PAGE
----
“My employees? Stealing from me? It couldn’t happen here…”
This is the usual response we get from business owners at the suggestion that their employees may not be completely honest and trustworthy. It’s not surprising, especially for a small business, or a company that started out small, and has been growing. Most of us like to think of our business staff almost as family. No one wants to think that there’s an enemy within the ranks.
If you don’t think it could happen in your company, take a hard look at these statistics. According to Statistic Brain, a staggering $50 billion is stolen annually from U.S. businesses by employees. That’s billion, with a “b”. A “5” with ten zeroes after it. To put it in perspective (since most of us can’t really imagine what a billion dollars is), that amounts to 7% of total annual revenues. I know that’s hard to believe. Let’s take a look at the ways in which employees steal from their jobs.
- Cash Theft
This is the most obvious and blatant form of employee theft: removing your money from your place of business. Unfortunately, it’s not always obvious that it’s happening. Sneaky employees may remove money from cash registers, petty cash boxes, and so on. Sometimes an employee will overcharge a customer, and then pocket the extra funds.
- Merchandise Theft
Stealing merchandise from retail operations is more common than anyone really wants to admit. Employees have been known to take merchandise from the selling floor, or from the stockroom or warehouse, hide it in their clothes, lockers, or stash items away on a back shelf, to be picked up on their way out. Sometimes they’re clever enough to do this before the items are scanned into your inventory system.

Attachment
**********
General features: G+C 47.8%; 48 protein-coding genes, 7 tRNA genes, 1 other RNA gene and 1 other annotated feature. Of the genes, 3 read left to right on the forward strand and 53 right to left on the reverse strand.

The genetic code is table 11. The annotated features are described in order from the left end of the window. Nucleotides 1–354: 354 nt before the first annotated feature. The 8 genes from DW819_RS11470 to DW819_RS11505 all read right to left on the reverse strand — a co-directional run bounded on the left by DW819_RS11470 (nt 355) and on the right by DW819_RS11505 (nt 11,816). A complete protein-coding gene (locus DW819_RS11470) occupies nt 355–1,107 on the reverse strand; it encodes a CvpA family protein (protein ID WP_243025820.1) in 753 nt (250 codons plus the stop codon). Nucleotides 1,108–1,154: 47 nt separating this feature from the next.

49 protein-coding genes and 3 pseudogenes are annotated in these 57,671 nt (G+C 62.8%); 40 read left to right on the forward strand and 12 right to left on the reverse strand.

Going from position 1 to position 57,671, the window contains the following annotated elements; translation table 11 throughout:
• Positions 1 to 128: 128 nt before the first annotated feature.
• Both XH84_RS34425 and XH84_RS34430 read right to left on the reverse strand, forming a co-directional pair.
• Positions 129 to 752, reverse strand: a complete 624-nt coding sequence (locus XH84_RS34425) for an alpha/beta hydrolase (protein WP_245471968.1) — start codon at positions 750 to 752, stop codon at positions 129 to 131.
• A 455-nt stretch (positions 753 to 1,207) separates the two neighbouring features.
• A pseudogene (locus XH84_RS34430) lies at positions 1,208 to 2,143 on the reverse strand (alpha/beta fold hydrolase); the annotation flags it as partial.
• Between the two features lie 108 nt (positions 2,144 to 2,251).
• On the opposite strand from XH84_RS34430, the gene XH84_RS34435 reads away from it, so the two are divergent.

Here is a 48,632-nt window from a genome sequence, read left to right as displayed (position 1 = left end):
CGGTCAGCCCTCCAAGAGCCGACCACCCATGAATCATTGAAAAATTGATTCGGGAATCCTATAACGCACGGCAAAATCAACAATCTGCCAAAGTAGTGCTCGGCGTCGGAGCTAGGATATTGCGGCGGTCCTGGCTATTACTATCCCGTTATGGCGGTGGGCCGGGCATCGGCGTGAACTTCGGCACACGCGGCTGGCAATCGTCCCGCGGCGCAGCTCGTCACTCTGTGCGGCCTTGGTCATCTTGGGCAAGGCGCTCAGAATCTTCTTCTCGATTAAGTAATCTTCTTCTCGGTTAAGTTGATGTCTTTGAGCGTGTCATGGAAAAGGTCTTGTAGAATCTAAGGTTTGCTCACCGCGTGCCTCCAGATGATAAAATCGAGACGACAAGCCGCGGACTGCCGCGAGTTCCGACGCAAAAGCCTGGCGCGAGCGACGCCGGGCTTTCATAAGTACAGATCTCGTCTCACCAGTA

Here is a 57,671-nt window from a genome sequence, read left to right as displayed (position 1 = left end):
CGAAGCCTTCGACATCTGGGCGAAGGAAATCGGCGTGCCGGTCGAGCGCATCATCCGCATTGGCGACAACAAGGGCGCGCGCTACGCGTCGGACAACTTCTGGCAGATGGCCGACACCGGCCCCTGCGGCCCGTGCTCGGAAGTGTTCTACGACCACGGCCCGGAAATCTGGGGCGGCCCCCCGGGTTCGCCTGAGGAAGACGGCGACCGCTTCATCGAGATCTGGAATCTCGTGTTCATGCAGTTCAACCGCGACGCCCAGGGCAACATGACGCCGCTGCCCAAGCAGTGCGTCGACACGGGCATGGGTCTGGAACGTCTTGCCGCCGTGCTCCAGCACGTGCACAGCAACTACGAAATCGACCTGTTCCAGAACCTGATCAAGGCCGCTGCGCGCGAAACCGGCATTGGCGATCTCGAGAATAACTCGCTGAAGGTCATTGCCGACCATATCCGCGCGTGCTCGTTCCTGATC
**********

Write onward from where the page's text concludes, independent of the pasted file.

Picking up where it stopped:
Most employees don’t think twice about pocketing a pen or some paper clips every now and then, but it adds up. Bolder employees may steal more expensive items, if they can get them out of the building unnoticed. Some have been known to come in after hours and take even larger items, like computers or other expensive equipment, and even furniture.
- Payroll and Expenses
Employees can falsify records, taking credit for hours they didn’t work, and getting paid for those hours. Expense reports can be submitted, to get reimbursement for meals and other outings that weren’t actually business-related.
- Bookkeeping and Accounting Fraud
Bookkeepers and accountants have it easy if they’re inclined to steal from you. They’ve got access to all of your account information, and probably even have passwords to your online accounts. You may even have given them signing authority on your checking account to pay bills, and left them with some blank checks. If you have only one accountant or bookkeeper, there’s probably no one looking over their shoulder all day, so there’s a lot of room for mischief. And, really, how thoroughly did you check their background before bringing them on board?
Yes, employee theft is real, and it can happen to you. Be vigilant, tighten up your security policies, and above all, watch your books carefully.